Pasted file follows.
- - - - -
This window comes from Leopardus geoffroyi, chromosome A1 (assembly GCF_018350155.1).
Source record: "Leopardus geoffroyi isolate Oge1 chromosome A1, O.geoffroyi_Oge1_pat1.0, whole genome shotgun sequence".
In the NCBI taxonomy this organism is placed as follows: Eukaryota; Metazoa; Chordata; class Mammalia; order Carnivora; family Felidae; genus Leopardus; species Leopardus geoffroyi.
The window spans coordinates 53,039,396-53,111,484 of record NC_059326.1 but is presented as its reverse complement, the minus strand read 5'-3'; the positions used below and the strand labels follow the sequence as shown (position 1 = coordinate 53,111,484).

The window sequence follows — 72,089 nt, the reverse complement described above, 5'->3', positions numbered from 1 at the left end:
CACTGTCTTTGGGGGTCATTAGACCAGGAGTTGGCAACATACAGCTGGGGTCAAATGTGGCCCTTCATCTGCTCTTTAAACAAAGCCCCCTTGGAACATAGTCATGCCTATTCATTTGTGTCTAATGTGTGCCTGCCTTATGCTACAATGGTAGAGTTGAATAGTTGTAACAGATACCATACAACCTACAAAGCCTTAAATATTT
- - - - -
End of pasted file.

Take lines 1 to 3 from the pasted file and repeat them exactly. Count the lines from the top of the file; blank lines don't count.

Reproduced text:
This window comes from Leopardus geoffroyi, chromosome A1 (assembly GCF_018350155.1).
Source record: "Leopardus geoffroyi isolate Oge1 chromosome A1, O.geoffroyi_Oge1_pat1.0, whole genome shotgun sequence".
In the NCBI taxonomy this organism is placed as follows: Eukaryota; Metazoa; Chordata; class Mammalia; order Carnivora; family Felidae; genus Leopardus; species Leopardus geoffroyi.